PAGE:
Parenting Plans Before, During & After Divorce – why you need one for each stage of your separation
Separation throws everyone’s life into turmoil. Everything in life is harder because everyone is working through grief, uncertainty, disappointment, and anger. Stress will make everyday tasks at home, work and school more difficult at a time when important decisions need to be made. Starting with a parenting plan as your first step cuts off a lot of potential stress and is the best thing you can do for your kids to provide security and assurance during this time.
A parenting plan is critical for your kids.
Children are creatures of routine and take for granted that the life they know is the only life they will ever have. Kids get a lot of security from structure and predictability, the younger they are the more dependent they are on it but even adults like some level of stability. Although it feels slightly unnatural to parent based on a set schedule, having a detailed parenting plan is the best thing you can do for your kids. Anytime you and your Ex can agree to change the schedule, you are free to do so, but the parenting plan is always there to settle disagreements.
A parenting plan lets you carry forward the structure and rules that you both have always agreed on such as bedtime, screen time, and homework rules before the chaos of your new situation creeps in and starts decaying these mutual ideals. Maintaining the rules from before, and having BOTH households enforce them equally provides your kids consistency during a very uncertain time. It lets them know that their life is going to keep being the same in a lot of ways and it makes life less chaotic for them.
Having a set schedule for the kids is extremely important from their perspective. Even an infant will benefit if contact between the parents is at regular intervals instead of every 3 days then once every 10 days, then every other day.
Toddlers and young school kids need to know who is responsible for them after school and know where they are going every night. They need predictability in their schedule and a way to remember their new routine. It’s scary for them when they forget if mom is going to be there or dad is going to be there and someone is 10 minutes late. Even if they were okay with this pre-separation, life is very different for them now so they will be extra sensitive and need extra support.
Older kids who have friends and activities outside of school don’t want their activities and plans interrupted because their parents decide at the last minute what the parenting schedule will be. You have a responsibility to communicate to your children what the schedule for their life will be and to stick to it!!! Of course things come up, of course everyone should strive to be empathetic, reasonable, and flexible but within the set framework that the parenting plan gives you.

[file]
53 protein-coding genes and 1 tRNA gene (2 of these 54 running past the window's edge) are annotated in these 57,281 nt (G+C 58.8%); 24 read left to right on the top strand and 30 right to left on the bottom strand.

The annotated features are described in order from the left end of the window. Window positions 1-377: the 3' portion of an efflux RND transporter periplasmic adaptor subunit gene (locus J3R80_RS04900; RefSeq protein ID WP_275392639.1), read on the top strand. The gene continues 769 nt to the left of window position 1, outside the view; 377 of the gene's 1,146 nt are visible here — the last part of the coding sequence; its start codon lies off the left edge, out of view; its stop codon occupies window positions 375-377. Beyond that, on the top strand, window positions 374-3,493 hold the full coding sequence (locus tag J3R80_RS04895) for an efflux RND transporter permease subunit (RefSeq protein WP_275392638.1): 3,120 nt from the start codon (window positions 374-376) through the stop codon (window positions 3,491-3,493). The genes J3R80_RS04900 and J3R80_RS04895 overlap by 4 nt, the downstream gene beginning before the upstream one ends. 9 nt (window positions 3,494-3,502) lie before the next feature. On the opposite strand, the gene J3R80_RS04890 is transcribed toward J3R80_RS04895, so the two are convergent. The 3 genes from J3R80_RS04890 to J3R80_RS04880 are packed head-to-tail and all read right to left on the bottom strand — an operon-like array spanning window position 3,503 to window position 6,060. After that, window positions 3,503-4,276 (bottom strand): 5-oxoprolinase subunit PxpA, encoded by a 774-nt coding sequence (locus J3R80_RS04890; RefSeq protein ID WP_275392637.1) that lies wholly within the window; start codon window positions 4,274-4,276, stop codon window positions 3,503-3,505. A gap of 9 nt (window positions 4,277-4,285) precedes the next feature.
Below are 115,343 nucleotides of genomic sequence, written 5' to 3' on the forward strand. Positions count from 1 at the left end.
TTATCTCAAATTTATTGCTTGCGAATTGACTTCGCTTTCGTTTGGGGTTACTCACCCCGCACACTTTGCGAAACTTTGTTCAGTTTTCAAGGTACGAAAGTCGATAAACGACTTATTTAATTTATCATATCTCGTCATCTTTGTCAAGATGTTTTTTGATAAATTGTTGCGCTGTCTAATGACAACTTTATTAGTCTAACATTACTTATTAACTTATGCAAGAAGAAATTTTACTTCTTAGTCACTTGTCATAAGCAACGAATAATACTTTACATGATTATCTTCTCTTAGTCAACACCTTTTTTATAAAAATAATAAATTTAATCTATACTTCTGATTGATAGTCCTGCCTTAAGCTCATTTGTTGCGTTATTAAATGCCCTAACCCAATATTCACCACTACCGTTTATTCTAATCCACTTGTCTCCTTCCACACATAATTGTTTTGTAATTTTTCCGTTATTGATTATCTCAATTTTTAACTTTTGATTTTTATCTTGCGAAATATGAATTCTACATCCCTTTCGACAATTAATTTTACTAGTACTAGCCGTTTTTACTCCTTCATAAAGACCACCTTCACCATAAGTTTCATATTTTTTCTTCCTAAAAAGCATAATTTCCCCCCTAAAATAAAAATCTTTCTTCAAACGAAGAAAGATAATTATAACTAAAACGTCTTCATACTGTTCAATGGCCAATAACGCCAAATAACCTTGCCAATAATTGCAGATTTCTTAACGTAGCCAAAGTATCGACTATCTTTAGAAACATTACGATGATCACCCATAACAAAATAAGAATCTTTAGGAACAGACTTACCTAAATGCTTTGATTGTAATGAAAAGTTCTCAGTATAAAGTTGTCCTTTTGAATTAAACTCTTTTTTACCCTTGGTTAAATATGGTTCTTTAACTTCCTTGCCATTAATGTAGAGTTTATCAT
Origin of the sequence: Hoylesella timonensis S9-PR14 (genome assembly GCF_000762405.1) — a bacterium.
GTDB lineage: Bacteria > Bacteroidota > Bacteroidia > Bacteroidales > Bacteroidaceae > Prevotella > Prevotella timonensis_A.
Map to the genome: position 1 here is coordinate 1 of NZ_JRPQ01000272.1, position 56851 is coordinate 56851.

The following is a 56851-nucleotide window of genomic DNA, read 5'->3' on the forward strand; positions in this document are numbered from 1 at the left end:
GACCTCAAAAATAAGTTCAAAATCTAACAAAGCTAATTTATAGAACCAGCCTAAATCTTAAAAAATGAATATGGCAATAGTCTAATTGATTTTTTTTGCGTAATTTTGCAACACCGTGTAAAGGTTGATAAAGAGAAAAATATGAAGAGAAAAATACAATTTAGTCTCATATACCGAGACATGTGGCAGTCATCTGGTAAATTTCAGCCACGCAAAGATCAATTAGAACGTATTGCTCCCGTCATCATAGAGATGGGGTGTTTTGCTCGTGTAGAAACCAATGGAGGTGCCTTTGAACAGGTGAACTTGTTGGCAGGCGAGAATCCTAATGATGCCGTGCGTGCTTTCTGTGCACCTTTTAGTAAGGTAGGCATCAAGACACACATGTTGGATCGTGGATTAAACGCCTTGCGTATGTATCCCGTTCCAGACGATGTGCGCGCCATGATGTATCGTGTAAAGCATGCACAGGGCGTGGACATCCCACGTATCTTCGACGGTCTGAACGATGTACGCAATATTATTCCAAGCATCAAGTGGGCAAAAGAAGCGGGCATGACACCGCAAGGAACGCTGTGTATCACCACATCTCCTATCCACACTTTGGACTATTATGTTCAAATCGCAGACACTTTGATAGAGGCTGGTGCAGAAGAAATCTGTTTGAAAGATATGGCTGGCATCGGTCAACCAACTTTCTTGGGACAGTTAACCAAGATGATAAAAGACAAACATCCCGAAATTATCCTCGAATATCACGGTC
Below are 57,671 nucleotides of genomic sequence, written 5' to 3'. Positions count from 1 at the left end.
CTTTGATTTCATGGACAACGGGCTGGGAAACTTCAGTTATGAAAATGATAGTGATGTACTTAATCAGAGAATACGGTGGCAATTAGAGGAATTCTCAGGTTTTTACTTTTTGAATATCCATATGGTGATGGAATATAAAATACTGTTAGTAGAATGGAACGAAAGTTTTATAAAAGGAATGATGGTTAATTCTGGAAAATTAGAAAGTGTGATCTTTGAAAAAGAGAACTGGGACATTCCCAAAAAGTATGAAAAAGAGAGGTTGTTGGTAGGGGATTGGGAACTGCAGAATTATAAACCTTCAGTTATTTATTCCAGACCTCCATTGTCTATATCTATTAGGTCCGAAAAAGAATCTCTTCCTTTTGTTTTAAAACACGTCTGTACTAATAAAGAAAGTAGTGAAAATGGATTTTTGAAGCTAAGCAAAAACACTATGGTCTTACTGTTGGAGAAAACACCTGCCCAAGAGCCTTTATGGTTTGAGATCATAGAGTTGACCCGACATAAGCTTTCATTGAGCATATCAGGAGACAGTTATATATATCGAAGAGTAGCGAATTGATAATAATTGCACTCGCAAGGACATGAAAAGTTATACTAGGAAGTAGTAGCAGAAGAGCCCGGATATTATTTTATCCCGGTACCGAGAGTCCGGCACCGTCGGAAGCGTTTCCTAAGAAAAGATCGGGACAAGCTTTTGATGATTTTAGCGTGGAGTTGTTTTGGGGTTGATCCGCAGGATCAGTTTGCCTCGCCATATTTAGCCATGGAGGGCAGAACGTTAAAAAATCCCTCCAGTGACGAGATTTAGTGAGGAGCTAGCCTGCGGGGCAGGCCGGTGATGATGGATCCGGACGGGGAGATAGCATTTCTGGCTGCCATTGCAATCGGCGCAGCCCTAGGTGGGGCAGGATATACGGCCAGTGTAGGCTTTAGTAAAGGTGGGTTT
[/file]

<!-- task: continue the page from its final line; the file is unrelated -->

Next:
A parenting plan is critical for YOU.
It is extremely difficult not to have your children with you all of the time. It is incredibly hard to be a single parent. A parenting plan lets you balance these two by letting you plan your time so that you can do the things that must get done while the kids are gone, and therefore you can have more quality time to spend with your children when they are with you. It gives you a chance to make advance plans with your children for weekends and it lets you make plans to do adult things for yourself, such as seeing your friends and pursuing your own interests. Your life is already chaotic with all of the changes going on, the more pieces of the puzzle that can be certain, the better.
The parenting plan offers structure that will help you avoid ambiguity and conflict. Again – anytime you mutually agree to depart from the parenting plan you can! BUT, if anything comes up that cannot be agreed upon, hopefully your parenting plan will address it and it can be the final decider. This means you don’t have to get in touch with your attorney, you don’t have to run to mediation, you don’t have to fight for hours – the answer has already been given via your parenting plan. You can renegotiate the parenting plan if it isn’t working but for a little while, you at least know what to expect.
Why you need multiple parenting plans along the way.
Things are always changing in children’s live, and that is under normal circumstances! Now you are in a period of extreme change so you don’t know what will work out best for tomorrow, you’re doing good to know what works best for today. In addition, things in your life and your kids’ life will be very different immediately after separation then how they are after the final order of divorce. Everyone will end up going through a lot during that time and there’s no way to know what your new life is going to look like so far in advance. Sometimes you don’t know how it’s going to go with kids until you give it a try, be willing to experiment along the way before you agree to anything final.